Do I Have What It Takes to Face Persecution?

Have you ever wondered if you have what it takes to suffer persecution?

Yesterday, I heard a Christian talk show host field a question from his listening audience. The caller asked, “I’m afraid that if I ever had to suffer persecution like some Christians in other countries, I won’t be able to stand strong. That terrifies me! What if I fall apart? What if I can’t take it?”

You can read the rest of my article here at The Bottom Line …

An Exquisite Melding of History, Imagination and Insight

Life is never linear and subplots are rarely graphed at convenient intervals. Our companions do not play merely supporting roles. No, there are layers and varying degrees of angles in our timelines. Often our loved ones take on the starring role in our stories.

That might have been Morris Sullivan’s perspective. A Life Apart, the excellent new novel by L.Y. Marlow, begins as his story—a young soldier aboard the USS Oklahoma, safely nestled in Pearl Harbor in December of 1941, and ends in a tangle of characters and circumstances with no true north.

In 1941, Morris’s life was moderately complicated. His marriage to Agnes, his high school girlfriend, was insecure. Confused about his lagging love and devotion to her and their baby daughter, Emma, Morris was content to focus exclusively on his work. There he felt safe, affirmed and life was predictable.

Then, all hell broke lose on December 7, when the Japanese bombed Pearl Harbor. That event was the catalyst for change in Morris’s personal life too. It’s always the same with life-changing disasters. Nothing returns to “normal”.

In, A Life Apart, the reader empathizes with Morris as the rudder of his life is wrenched from his hands and course is set toward the unimaginable. Here enter the other characters who complicate, and in some ways consume the rest of Morris’s life.

Few authors can weave five strong personalities together so well that, by the end of the book, it’s difficult to decipher who was the central protagonist. Even fewer can harness those characters, explore, follow and endear them to the reader over the course of 45 years.
L.Y. Marlow has done just that and done it superbly.

Marlow leads the reader right past several foreseeable endings. Brazenly, she layers racial conflict upon infidelity, war upon self-sacrifice and redemption, cancer upon recovery, mental illness upon academic success, deception upon brutal honesty and finally, Marlow weaves an ending of peaceful conclusion, if not “happily ever after”. As I closed the book, I felt a gentle sigh of resignation and acceptance escape my lips.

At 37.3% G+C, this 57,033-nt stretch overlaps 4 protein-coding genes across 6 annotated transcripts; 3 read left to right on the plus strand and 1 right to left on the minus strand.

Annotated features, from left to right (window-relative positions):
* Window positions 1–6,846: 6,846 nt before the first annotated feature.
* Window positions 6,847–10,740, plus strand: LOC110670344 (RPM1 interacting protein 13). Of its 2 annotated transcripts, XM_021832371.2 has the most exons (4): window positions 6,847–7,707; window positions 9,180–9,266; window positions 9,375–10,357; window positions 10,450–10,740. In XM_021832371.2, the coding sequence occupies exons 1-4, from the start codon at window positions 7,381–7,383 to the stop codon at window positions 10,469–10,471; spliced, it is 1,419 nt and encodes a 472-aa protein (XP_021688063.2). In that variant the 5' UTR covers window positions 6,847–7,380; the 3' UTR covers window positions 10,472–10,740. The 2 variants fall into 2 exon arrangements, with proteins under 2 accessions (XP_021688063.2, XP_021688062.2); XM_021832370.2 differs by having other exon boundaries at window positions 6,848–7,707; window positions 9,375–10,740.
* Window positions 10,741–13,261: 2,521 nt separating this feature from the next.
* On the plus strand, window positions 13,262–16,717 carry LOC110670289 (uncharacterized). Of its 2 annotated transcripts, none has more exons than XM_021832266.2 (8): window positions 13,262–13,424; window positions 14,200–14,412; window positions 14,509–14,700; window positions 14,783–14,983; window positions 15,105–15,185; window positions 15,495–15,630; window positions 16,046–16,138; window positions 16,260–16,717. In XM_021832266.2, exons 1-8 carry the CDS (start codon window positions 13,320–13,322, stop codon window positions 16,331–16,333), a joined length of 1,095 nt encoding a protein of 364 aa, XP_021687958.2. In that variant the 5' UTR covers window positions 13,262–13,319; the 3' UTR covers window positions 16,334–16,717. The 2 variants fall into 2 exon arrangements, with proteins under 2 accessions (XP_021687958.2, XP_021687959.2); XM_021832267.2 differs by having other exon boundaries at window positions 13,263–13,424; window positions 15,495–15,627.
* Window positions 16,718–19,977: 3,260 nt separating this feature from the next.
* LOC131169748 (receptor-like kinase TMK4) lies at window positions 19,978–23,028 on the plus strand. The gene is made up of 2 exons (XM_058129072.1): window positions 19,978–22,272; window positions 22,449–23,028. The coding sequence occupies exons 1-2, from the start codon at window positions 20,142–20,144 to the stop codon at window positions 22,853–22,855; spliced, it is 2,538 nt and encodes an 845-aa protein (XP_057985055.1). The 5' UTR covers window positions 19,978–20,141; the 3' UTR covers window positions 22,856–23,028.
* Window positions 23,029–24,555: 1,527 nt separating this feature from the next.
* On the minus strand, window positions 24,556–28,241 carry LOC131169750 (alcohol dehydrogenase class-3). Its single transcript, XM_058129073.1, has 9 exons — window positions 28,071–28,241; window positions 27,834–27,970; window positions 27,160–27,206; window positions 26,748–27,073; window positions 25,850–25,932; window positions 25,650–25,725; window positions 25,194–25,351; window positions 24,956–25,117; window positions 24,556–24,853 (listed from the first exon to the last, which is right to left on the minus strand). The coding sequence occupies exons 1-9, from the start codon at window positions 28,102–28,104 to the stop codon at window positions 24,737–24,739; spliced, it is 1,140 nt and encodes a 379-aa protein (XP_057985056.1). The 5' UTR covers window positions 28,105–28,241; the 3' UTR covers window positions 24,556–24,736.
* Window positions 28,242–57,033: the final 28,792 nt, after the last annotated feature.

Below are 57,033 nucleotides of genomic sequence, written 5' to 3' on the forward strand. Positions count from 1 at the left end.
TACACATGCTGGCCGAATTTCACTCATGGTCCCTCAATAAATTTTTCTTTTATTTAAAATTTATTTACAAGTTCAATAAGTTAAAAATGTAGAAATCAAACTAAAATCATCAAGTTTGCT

I would read this book again 100 times over, and I’ve already book marked Marlow’s other works on my Kindle. If you like excellent writing, imaginative, historical fiction and prose that inspire and inform a life-well-lived, you must read A Life Apart.

Book Review, Bury the Hot

I hesitate to say myriad stories, because there could never be too many, or too similar accounts to remind our generations of the Holocaust and warn us, less history repeat itself. However, there are numerous books about it, some written by family members, some collected from the journals of children, some by the few survivors themselves.

I have devoured many of these books, held rapt by dauntless courage that seemed to sprout in once common hearts. Where once stood a child, a tradesman, a farmer, a businessman, suddenly emerged men and women refined by unimaginable pain and loss. Also, came men and women with the compassion and faith to go to great lengths to protect the innocent.

But Bury the Hot, by Deb Levy, tells a story of those same blood-drenched years in a different tone.

Levy grew up with Sal Wainberg’s children. Hardly anyone knew his story. Though he was proudly Jewish and obviously of the right generation, he had never revealed much, and most were reticent to ask. Then Levy, grown with children of her own, received an unexpected phone call.

“‘Hi Debbie?’ he said without introductions or formalities you’d expect from a lifetime friend who you haven’t spoken to in a lifetime. “Do you know my story?’”

Bury the Hot, was written as Levy sat at her desk for months, in hours’ long conversations with Sal and his wife, Sandy. Every few chapters, the saga pauses and Levy lets the reader listen to their real-time conversation. We hear her probe softly, ask some practical questions and some that are so personal, she is fearful to ask.

Sal was born, Szulim Wainberg in Zelechow, Poland. He was a mere four-years-old when German planes began bombing his home, disintegrating his life. His family evaded the Germans, hiding in lofts, basements, wheat and rye fields. Sal tells Levy he kept a mental tally of the miracles that kept his family just barely out of the jaws of certain death.

Now, he’s old, retired. His wife and children have lived and aged under the cloud of his secret past. But, how could a little boy assimilate the horror of seeing babies dashed against buildings, of digging his sister’s grave when he was only six, of living for months on end in a dank cellar without light, of feeling the hot, unjustified hatred of his own neighbors? How could he contain that and not be changed; and live a life just like everyone else?

That’s what makes this book unique. Through the interview process and passing back and forth between the decades, Levy shows how a man dealt with that past and carried it forward into a successful future. She unveils how thousands of Jews must have felt emerging from the Holocaust into a world that wanted to pretend as if everything is “normal”.

Bury the Hot, is an exceptional read, unparalleled in its approach to addressing the Holocaust. For anyone with an interest in history, for anyone with an interest in human nature and the aftermath of survival, this is an revelatory book.